While there is much concern about creating BPM tools for end users, are we overlooking the development side? Or, are developers overlooking ready aids? Are developers like the cobbler's children who have no shoes even though their parent is a shoemaker?
One expert thinks this is the case.
Architects and civil engineers have AutoCAD, accountants have Excel - rules-based "expert systems," if you will, built by software developers who themselves used traditional tools and techniques, like text editors, that haven't changed much since the 1960s, according to Brian Jones.
In his talk at the recent Rules Fest, he likened software developers to the cobbler's children. "The cobbler is busy making shoes for everyone else. Where is the expert system in helping us build the expert systems?"
While tools like VisualStudio are powerful, he said, you still have to manage procedural code by hand.
"You have to do things in the right order," he notes, but continues, "Why am I having to worry about the order in which I pass messages to the environment? Why am I writing XML for descriptors? Why do I have to write XML?"
Jones, co-founder of Grindwork Corp., a Las Vegas, Nev.-based consultancy and tool maker that specializes in AI technology and complex task automation, said he's been asking questions like these for a while. "It's not a technology or educational problem. Developers are smart enough, but there's a mental block that says we have to build software this way because that's how it's always done," he said. "They get upset if you ask why-it's a religious issue."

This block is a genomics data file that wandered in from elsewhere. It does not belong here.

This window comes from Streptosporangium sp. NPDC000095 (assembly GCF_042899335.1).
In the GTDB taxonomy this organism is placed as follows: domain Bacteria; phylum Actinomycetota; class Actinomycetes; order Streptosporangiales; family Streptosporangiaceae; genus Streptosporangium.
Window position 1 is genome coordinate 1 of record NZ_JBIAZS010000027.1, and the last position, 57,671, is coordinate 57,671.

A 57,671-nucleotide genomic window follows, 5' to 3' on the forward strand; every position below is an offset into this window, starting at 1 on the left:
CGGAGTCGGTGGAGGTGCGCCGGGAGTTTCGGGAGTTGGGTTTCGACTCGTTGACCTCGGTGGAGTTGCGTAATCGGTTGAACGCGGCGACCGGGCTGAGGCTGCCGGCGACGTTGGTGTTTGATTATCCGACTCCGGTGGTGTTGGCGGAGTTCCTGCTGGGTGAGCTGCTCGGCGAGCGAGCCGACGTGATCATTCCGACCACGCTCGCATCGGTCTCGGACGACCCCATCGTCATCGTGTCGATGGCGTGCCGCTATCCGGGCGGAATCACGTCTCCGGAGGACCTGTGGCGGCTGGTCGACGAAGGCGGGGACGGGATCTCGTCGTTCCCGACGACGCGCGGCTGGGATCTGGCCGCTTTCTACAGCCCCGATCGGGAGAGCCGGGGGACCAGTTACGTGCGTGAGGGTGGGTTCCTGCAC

A similar quagmire impacts rules-based processes like BPM and BMPN, he said. "When you try to orchestrate business, most business processes are in the heads of business employees. As soon as you try to pull it out of their heads you step into realm of silos and partisanship." The bottom line, he said, is "humans shouldn't do repetitive tasks." A smart machine or assistant "doesn't replace humans, but makes them more efficient."
Jones credits the intentional programming movement, driven early on by Charles Simonyi at Microsoft Research, was "very much in right direction. I hoped it would make it into VisualStudio."
But Jones said developers don't need new tools, they just need to use the tools they have. "If you're using Drools, use Drools to generate descriptors for J2EE applications."